On April 28, 2022, the European Union, the United States, and several international partners have proposed a Declaration for the Future of the Internet, setting out the vision and principles of a trusted Internet. Partners support a future for the Internet that is open, free, global, interoperable, reliable and secure and affirm their commitment to protecting and respecting human rights online and across the digital world.
So far, 60 partners have endorsed the Declaration, including all EU Member States, and more countries are expected to follow suit in the coming weeks. The list of signatories is available here.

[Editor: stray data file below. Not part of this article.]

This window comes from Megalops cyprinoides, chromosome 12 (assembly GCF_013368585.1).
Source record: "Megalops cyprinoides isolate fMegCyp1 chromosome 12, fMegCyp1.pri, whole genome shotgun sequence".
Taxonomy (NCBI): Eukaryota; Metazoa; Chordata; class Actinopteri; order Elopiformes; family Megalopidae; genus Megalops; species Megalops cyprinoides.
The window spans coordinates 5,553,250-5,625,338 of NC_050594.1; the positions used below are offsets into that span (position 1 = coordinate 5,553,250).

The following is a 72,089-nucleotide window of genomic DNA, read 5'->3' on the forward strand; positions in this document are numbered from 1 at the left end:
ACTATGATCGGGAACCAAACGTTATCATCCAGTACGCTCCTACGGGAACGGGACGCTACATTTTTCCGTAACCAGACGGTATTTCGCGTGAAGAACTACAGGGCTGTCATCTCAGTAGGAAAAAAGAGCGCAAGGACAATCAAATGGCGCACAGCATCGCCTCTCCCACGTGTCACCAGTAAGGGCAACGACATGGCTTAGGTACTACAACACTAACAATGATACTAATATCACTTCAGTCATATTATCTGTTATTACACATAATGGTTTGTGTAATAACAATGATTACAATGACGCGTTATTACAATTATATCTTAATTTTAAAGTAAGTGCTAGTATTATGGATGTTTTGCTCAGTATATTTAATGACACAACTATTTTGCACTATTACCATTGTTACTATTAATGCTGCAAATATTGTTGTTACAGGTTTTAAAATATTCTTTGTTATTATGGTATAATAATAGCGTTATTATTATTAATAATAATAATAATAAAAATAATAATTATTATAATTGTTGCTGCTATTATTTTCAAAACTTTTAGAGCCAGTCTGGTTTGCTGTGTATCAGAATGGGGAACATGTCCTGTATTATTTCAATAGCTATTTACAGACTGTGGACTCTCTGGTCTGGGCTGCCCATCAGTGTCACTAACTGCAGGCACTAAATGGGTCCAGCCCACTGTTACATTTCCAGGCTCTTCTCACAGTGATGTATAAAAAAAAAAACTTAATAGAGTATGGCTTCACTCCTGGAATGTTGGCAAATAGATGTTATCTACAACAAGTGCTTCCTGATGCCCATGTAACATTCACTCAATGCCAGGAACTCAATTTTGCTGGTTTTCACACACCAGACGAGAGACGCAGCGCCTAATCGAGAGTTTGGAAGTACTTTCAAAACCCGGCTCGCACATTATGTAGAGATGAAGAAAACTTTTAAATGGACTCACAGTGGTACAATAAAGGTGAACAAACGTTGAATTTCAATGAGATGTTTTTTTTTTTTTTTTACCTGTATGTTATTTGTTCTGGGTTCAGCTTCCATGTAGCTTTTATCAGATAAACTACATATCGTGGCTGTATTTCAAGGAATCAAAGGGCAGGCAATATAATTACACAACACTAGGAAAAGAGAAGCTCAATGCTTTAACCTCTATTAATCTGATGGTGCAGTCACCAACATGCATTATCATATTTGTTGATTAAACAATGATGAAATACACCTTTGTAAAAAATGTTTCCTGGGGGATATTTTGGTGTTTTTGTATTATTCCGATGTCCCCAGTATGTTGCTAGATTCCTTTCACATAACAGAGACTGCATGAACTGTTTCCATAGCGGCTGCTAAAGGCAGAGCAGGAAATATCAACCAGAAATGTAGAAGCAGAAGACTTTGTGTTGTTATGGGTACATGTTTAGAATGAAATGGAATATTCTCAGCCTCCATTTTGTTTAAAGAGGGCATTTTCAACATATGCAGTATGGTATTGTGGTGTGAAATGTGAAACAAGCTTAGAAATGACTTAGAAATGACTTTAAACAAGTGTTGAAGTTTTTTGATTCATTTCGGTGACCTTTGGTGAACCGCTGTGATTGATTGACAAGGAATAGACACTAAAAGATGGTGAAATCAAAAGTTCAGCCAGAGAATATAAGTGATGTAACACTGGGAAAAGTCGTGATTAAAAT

The Declaration for the Future of the Internet is in line with the rights and principles strongly anchored in the EU and builds on the the Declaration on Digital Rights and Principles that the Commission has proposed to co-sign together with the European Parliament and the Council of the European Union. Ursula von der Leyen, President of the European Commission, said: “The Internet has brought humanity together, like never before in history. Today, for the first time, like-minded countries from all over the world are setting out a shared vision for the future of the Internet, to make sure that the values we hold true offline are also protected online, to make the Internet a safe place and trusted space for everyone, and to ensure that the Internet serves our individual freedom. Because the future of the Internet is also the future of democracy, of humankind.” The Declaration for the Future of the Internet is being launched today at a hybrid event in Washington, D.C., organised by the White House’s National Security Council. Margrethe Vestager, Executive Vice-President for a Europe fit for the Digital Age and Thierry Breton, Commissioner for Internal Market, are participating via video conference. A press release and a factsheet are available online.